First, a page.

Summary: Philippians - Manual of Joy Paul’s Perspective on Adversity
Philippians - Manual of Joy
Paul’s Perspective on Adversity
We are working our way through the letter to the church at Philippi. One of the main themes is that joy is central to our lives when Christ is central in our lives. Joy is not a choice, not an attitude but is a spiritual fruit that arises in the heart when Christ is treasured above all else.
So far, we have seen that the foundation for joy is the work of God on our behalf. Last week we saw the promise ‘God who began a good work in you will bring it to completion’ gives us confidence to pray for transformation for each other. Based upon that promise all of us should have confidence to pray for spiritual transformation in our own lives but also pray for each other.
This week we will see that Paul tells the church at Philippi not to be concerned about him because his imprisonment has advanced the gospel, and in this, he rejoices. Christ is so central in his life that he has a God given joy, in prison, because the gospel advances.
1. Paul’s Adversity Advances God’s Mission (vs. 12-14)
Paul was imprisoned for being a follower of Christ and for proclaiming Christ and the church at Philippi was concerned about him. Paul wants to take their focus away from his circumstances to what God has done because of his circumstances. To relieve their concern Paul points out that his imprisonment has advanced the gospel. What you think would hinder the gospel, Paul being in prison, Paul says actually advanced the gospel. The chains that seek to keep the gospel from advancing becomes the very train that the gospel advances on. An obstacle in the kingdom of this world becomes an opportunity in Gods kingdom. Or what is a disadvantage in the natural realm becomes an advantage in the spiritual realm. Gods’ power is displayed in human weakness. What obstacle or disadvantage is in your life? Do you believe it can be the very means God will display his power to advance the gospel?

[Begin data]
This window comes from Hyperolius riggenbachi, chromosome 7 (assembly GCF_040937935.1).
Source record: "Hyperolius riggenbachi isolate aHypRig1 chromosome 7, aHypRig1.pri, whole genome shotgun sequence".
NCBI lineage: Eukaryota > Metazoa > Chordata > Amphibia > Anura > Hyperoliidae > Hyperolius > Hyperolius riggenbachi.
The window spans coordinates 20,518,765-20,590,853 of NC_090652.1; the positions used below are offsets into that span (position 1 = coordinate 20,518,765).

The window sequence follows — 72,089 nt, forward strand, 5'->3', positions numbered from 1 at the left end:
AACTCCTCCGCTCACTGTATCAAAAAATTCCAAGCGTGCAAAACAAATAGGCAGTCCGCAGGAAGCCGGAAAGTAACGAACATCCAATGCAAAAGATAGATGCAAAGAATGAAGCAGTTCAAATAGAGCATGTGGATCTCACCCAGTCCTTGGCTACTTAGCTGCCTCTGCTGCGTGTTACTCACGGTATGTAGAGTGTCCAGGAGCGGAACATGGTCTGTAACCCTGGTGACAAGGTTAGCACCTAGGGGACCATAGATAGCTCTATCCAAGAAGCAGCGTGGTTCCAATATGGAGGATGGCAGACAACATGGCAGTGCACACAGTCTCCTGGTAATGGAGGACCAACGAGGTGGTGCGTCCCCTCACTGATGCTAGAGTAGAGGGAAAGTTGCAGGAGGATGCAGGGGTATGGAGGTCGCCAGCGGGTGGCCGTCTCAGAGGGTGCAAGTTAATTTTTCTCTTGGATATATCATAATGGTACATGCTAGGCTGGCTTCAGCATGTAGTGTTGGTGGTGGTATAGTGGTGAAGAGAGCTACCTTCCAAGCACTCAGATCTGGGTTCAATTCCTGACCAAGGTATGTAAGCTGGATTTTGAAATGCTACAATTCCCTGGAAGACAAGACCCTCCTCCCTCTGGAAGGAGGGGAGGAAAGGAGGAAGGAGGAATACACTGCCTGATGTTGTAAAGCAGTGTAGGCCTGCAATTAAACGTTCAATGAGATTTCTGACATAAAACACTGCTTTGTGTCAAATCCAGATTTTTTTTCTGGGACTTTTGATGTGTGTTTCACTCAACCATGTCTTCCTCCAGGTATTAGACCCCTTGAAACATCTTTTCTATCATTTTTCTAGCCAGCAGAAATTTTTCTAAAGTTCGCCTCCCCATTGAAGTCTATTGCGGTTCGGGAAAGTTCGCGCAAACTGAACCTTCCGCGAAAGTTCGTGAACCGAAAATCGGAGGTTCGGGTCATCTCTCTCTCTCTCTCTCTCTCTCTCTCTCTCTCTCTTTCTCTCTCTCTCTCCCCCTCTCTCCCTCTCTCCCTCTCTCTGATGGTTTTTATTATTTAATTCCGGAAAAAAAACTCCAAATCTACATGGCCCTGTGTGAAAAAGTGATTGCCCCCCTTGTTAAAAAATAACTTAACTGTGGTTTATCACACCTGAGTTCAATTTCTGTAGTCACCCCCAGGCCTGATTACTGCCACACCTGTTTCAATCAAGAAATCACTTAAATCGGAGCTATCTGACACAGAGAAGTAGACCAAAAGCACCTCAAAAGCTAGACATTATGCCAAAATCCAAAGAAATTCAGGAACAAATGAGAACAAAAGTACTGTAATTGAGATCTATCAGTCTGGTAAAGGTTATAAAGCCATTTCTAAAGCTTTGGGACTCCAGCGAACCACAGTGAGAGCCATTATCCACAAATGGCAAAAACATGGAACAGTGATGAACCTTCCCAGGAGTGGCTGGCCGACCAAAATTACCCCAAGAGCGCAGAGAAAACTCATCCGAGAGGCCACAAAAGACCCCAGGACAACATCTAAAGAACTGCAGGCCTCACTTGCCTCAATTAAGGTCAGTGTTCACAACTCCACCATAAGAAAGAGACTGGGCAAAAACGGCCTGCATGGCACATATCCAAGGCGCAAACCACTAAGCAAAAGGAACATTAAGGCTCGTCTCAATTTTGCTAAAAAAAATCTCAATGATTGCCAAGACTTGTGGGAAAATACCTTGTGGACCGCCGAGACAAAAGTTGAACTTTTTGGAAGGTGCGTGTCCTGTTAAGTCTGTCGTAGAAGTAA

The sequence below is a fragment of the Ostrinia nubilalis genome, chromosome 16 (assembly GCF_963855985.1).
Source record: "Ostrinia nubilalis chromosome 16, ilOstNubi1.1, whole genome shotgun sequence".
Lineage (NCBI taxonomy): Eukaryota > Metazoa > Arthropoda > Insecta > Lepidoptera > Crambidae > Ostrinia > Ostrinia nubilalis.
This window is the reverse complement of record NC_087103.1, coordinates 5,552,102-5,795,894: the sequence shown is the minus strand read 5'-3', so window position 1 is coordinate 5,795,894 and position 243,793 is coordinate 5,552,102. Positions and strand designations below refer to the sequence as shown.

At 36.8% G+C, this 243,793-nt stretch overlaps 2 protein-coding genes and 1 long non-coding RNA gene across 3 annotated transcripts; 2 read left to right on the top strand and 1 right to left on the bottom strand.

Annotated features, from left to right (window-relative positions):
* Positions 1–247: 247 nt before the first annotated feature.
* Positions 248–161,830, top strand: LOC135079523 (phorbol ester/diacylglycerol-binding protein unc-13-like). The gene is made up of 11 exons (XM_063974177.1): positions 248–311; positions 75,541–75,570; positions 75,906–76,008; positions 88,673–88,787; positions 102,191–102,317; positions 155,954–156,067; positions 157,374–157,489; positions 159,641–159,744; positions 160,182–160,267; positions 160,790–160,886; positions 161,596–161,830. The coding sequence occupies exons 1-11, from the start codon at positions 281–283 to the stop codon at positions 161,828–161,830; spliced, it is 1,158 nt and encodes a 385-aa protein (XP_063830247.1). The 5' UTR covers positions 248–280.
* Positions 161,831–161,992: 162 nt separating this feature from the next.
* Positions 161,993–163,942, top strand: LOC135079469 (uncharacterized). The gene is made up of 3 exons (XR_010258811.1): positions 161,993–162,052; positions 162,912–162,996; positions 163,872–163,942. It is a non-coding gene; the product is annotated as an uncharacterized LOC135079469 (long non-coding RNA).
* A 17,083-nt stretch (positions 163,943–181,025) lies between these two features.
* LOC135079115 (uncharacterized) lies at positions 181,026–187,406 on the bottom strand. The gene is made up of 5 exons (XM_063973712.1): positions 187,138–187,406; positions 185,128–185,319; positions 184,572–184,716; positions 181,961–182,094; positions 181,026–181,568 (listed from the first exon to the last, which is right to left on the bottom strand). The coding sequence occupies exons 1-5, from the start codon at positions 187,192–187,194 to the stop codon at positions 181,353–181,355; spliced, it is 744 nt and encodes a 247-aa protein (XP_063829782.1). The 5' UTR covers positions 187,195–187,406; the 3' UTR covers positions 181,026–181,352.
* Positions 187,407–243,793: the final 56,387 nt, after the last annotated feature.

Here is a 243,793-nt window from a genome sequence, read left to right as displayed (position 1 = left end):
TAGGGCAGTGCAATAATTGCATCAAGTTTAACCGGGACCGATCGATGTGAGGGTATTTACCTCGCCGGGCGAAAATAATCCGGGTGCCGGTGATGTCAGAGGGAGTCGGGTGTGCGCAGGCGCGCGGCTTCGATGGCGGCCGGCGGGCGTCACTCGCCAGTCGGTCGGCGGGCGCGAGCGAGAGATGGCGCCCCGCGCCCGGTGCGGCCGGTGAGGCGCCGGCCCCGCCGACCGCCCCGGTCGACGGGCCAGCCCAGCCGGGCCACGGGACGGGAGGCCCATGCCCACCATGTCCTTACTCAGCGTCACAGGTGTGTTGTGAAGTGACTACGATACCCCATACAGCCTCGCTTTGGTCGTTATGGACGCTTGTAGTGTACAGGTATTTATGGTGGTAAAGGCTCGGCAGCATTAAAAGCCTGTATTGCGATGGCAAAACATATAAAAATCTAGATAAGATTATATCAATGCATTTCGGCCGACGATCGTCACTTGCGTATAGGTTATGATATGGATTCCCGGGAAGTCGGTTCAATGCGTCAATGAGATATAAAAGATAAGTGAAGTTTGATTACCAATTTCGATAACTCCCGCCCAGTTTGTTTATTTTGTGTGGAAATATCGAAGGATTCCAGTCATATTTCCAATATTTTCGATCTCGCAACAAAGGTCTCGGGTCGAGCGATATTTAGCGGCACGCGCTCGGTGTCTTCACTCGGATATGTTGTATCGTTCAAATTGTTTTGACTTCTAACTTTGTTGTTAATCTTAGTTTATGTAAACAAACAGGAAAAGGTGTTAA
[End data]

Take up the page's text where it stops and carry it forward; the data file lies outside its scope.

Paul even goes so far as to say that God has placed him in prison. He does not want them to be concerned about his suffering. His point is two fold. First, my life is nothing compared to the advancement of the gospel. Second, the mission of God cannot be stopped even when men and the devil seek to stop it because God is sovereign over them both! The mission of God is an unstoppable force because the evil intent of men is overridden by the goodness of God to accomplish his purposes.
We live in a fallen world; our own sin and the sin of others affect us. We cannot escape it. The question is how will we choose to live in this fallen world? Will we look to God who is writing the story of our lives and walk with him even in difficult circumstances or will we walk the other way? God is the one who determines the path we walk. He does not negotiate and will not go with us on our detours but he invites us, to join him. His story will end with the every knee bowing before Christ and with new heaven and new earth. Joining him in his story means that I abandon every purpose of mine for his purpose. Joining him means that instead of asking him to enter the story I want to write I give up my own story and enter into his story and let him re-write the story of my life. Are you walking with God?
Those involved in the government know (v. 13)
The first fruit of Paul’s imprisonment is that the whole imperial guard and all the rest know that Paul is not in prison for a crime against the state, Paul is not in prison for a political crime, but he is in prison because of preaching Christ have know it. The imperial guard is nine thousand soldiers and the rest are those who had dealings with imperial affairs and were in Rome on business. Paul was in prison for two years and the soldiers guarding Paul were changed every six hours. That means, potentially, that Paul told the gospel story, the story of Jesus, to someone new every six hours. They in turn told other soldiers and over time, everyone knew why Paul was in prison! It is being missional, seeing missions not as something we go oversees to do, like the trip to Manila, but each of us seeing ourselves as on the mission field in Homer, Alaska. We must not spend all of our energies to reach those across the globe to the neglect of those across the street.